Nominations include Buck Creek Rosenwald School
FRANKFORT, Ky. (Dec. 19, 2012) – A 15-year-old high school student working toward her Girl Scout Gold Award presented her nomination of Buck Creek Rosenwald School for the National Register of Historic Places during a meeting Tuesday of the Kentucky Historic Preservation Review Board at Paul Sawyier Public Library, Frankfort.
Julia Bache, a sophomore at Kentucky Country Day School, is a direct descendant of Benjamin Franklin and said she became interested in history after attending a reunion in 2006 commemorating his 300th birthday.
“Ever since I was a Brownie, I’ve been looking forward to earning my Gold Award, and now I’m actually working on my project,” she said. Bache first earned her Silver Award by creating a program whereby Girl Scouts could earn a patch for learning about the history of Locust Grove, a National Historic Landmark. Her interest in Rosenwald Schools, she said, came about after she became aware of the Jefferson Jacob Rosenwald School in Prospect, which was listed in the National Register earlier this year.
The Rosenwald rural school building program was a major effort to improve the quality of public education for African Americans in the early 20th century. The initiative dates to 1912, when Sears president Julius Rosenwald gave Booker T. Washington permission to use some of the money he had donated to Tuskegee Institute to construct six small schools in rural Alabama. In 1917, Rosenwald set up the Julius Rosenwald Fund to help fund construction of similar schools throughout the South.
“At first, I thought the nomination process would be a straightforward history project, but I’ve also made some really nice connections and unexpected friendships with some of the former students, as well as with the owner of the school,” Bache said.
The father of the current owner attended the school, as did several of his sisters, whom Bache interviewed for her research.
For the second phase of the project, Bache will create a traveling exhibition to go to museums and historical societies around the state. She is planning to display her exhibition at the Kentucky Gateway Museum in Maysville, the Shelby County Historical Society, the Harrodsburg Historical Society and the Jeffersontown History Museum.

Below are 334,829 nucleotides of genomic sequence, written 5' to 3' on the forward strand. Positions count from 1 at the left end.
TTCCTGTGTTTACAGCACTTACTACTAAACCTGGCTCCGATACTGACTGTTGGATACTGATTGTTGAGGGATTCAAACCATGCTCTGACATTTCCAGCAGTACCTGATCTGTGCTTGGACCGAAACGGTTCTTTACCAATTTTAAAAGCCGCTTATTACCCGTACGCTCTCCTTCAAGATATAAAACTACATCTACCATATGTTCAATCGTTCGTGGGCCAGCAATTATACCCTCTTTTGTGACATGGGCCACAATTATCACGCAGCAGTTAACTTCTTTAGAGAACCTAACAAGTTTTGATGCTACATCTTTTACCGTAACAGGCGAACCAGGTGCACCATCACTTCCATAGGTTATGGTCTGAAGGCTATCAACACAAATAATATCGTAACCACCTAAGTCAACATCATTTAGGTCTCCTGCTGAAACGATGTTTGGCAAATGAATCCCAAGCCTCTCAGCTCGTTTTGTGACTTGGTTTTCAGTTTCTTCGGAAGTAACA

“Before I started this project I had no idea that Rosenwald Schools even existed,” she said. “Now I have the opportunity to tell others and want to make more people aware of these important places.”
The Kentucky Historic Preservation Review Board is charged with evaluating eligibility criteria for National Register of Historic Places nominations from Kentucky prior to their submission to the National Park Service (NPS), which administers the program in partnership with state historic preservation offices, including the Kentucky Heritage Council. Approved nominations are forwarded to the NPS, an agency of the U.S. Department of the Interior, for final determination of eligibility, with a decision required within 45 days of receipt.
The Girl Scout Gold Award represents the highest achievement in Girl Scouting and challenges young women to embark on a seven-step project to solve a community problem or perform a public service. This includes identifying an issue, investigating it thoroughly, getting help to build a team, creating a plan, presenting the plan and gathering feedback, taking action, and finally, educating and inspiring.
“I have to say, I am quite inspired by Julia’s work,” said Marty Perry, Heritage Council National Register of Historic Places coordinator. “Writing a nomination requires a great deal of research and writing expertise, not to mention the ability to present your nomination to the review board and address their questions. She is a very impressive young lady.”
In addition to the Rosenwald School, other sites presented were Hindman Historic District in Knott County, the Liggett and Myers Harpring Tobacco Storage Warehouse in Lexington, the Ludlow Theatre in Kenton County, additional documentation for the Highlands Historic District in Louisville, and a revision to the nomination for Rose-Daughtry Farmstead near Bowling Green.
About the six recommended properties